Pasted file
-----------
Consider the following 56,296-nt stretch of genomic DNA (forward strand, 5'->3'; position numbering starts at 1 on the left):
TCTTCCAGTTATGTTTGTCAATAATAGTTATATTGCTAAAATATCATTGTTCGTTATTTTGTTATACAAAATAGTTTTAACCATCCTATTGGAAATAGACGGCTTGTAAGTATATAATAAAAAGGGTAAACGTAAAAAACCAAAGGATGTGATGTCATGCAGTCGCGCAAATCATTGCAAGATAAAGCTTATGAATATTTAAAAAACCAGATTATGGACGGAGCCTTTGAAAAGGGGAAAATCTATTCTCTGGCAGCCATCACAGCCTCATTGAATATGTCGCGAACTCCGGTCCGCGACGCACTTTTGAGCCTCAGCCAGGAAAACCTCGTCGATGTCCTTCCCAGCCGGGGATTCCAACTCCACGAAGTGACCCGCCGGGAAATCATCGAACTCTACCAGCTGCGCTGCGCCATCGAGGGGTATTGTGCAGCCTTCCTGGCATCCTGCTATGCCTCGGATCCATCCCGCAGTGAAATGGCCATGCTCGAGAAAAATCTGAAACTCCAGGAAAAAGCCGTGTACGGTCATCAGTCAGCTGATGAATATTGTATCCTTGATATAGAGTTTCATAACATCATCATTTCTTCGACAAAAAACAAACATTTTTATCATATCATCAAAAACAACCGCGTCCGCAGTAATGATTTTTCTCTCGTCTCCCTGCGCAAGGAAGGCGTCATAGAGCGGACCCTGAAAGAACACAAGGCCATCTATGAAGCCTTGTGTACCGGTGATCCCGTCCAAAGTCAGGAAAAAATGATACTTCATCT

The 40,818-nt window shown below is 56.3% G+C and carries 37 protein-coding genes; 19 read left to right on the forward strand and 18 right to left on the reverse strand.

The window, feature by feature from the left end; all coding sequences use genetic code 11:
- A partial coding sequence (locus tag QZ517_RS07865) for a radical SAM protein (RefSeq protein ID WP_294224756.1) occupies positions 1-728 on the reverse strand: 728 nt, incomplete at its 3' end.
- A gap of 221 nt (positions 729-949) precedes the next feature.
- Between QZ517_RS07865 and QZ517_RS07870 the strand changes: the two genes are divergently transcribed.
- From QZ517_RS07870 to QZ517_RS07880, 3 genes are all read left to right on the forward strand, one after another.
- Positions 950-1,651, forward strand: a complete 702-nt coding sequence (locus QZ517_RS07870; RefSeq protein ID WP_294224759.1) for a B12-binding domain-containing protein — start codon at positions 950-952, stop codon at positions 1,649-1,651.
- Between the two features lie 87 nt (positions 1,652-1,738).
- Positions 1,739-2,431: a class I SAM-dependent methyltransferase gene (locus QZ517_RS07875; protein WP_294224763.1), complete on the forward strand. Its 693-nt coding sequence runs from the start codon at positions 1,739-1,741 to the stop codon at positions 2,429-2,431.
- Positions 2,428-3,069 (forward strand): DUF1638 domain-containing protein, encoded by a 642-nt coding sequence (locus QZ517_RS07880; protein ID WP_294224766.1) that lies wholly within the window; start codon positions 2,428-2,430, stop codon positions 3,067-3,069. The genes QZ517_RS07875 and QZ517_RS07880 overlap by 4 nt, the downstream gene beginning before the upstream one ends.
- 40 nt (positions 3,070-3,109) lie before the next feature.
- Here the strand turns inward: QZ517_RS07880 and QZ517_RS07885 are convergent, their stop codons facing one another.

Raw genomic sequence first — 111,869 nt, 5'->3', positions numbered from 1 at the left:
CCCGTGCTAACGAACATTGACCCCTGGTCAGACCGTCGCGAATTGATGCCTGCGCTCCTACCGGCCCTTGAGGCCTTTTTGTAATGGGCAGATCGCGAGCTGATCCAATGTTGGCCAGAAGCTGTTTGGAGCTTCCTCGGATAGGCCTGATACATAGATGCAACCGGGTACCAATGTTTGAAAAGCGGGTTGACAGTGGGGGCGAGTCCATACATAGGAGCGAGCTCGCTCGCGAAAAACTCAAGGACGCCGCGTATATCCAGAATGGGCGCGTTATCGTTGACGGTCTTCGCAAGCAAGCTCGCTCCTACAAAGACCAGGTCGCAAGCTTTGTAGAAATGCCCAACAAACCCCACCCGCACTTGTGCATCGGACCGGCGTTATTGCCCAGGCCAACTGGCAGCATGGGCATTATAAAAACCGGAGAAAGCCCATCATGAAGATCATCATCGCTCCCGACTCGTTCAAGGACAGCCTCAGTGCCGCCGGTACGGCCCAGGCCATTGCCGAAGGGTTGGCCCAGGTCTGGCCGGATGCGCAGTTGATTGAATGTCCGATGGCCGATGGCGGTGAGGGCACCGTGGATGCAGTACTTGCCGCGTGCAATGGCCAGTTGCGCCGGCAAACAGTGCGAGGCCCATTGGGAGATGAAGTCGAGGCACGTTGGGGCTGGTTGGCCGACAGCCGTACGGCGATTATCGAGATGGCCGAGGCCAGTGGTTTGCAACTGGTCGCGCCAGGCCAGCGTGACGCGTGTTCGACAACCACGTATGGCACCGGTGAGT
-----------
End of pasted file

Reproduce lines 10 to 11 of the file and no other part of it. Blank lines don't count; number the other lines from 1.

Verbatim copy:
- Between the two features lie 87 nt (positions 1,652-1,738).
- Positions 1,739-2,431: a class I SAM-dependent methyltransferase gene (locus QZ517_RS07875; protein WP_294224763.1), complete on the forward strand. Its 693-nt coding sequence runs from the start codon at positions 1,739-1,741 to the stop codon at positions 2,429-2,431.